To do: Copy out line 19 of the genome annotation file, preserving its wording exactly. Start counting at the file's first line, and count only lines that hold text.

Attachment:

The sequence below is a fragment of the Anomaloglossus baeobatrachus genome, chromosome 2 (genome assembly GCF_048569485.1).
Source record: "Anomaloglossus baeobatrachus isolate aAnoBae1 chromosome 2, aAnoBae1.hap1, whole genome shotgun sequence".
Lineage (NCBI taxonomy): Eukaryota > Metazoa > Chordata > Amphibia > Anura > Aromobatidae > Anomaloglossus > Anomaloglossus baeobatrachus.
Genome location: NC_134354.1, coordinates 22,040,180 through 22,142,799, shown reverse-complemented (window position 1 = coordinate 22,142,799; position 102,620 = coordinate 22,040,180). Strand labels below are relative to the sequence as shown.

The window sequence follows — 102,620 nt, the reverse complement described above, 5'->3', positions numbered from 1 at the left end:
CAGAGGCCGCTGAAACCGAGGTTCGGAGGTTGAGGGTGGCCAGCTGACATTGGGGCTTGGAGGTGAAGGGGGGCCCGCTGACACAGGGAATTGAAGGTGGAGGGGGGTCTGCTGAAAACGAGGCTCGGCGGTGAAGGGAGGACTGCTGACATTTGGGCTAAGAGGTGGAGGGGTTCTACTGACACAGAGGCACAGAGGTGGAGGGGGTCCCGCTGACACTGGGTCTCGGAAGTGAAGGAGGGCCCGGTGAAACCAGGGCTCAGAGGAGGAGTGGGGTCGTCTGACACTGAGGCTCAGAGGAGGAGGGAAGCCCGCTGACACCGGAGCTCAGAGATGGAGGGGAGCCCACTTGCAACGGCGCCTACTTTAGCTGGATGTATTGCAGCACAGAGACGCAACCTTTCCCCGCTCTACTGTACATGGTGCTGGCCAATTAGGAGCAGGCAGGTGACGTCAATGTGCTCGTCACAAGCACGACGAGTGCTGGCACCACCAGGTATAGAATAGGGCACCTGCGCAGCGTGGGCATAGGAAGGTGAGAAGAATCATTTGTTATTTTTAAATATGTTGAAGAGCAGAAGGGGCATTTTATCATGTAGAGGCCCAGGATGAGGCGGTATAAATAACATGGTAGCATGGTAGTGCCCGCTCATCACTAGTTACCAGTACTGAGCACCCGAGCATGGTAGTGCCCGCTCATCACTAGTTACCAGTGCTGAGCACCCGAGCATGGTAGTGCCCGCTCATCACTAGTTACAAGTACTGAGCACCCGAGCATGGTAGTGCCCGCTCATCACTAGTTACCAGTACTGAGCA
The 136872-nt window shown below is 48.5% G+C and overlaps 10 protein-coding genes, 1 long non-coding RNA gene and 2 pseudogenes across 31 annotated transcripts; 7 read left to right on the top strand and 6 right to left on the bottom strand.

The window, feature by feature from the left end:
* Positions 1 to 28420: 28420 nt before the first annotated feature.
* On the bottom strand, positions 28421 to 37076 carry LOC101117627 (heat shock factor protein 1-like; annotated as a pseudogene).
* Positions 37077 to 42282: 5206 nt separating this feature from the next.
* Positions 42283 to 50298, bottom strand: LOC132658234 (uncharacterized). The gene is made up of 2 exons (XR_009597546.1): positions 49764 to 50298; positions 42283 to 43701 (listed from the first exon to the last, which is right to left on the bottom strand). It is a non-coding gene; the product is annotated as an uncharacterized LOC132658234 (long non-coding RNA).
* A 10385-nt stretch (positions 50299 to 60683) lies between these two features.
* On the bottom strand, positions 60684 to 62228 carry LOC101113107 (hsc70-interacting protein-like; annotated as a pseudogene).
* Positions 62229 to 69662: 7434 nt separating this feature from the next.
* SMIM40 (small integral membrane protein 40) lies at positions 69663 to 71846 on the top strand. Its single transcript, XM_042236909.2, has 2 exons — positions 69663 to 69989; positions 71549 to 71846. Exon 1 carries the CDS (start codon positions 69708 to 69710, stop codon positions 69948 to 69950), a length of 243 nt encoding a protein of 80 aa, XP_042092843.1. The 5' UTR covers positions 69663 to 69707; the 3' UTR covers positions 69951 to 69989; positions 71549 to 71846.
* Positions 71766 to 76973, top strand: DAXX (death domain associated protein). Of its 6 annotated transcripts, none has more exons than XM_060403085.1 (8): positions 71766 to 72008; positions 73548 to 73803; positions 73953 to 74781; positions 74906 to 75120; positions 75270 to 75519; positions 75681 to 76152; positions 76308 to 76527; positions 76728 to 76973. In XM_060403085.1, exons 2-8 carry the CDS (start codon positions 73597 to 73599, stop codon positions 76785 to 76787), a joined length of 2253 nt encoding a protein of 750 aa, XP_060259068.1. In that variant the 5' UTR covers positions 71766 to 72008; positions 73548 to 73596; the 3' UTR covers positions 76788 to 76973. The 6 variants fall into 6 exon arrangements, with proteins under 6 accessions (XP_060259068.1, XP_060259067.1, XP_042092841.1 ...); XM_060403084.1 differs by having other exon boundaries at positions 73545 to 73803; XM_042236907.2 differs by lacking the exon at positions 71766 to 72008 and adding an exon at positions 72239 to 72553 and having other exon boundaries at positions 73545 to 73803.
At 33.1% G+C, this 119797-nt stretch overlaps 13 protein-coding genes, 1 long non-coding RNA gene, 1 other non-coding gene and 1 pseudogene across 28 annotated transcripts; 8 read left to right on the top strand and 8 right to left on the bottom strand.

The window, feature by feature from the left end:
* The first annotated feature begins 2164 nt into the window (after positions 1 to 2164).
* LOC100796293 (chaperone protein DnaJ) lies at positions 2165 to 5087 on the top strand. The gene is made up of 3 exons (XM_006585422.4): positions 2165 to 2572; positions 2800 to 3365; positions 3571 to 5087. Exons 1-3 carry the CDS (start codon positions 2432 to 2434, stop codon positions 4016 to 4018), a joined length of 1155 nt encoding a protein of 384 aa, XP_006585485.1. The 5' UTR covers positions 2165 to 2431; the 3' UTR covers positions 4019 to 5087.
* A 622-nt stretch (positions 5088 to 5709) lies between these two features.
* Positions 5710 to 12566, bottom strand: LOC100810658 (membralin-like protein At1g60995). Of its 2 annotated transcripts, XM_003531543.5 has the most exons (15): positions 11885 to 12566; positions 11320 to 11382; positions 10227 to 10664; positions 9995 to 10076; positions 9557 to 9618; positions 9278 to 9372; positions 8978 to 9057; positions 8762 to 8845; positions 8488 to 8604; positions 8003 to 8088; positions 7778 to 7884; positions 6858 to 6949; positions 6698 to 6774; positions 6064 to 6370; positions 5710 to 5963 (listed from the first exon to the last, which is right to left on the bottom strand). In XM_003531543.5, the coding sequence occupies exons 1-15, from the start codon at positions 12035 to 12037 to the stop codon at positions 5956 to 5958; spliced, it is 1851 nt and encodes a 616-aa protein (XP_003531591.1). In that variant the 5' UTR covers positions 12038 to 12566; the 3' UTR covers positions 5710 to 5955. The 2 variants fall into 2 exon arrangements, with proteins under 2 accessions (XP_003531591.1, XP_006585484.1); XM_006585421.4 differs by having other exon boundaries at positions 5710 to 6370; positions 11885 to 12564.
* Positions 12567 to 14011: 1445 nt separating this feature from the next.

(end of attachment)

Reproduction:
The window, feature by feature from the left end: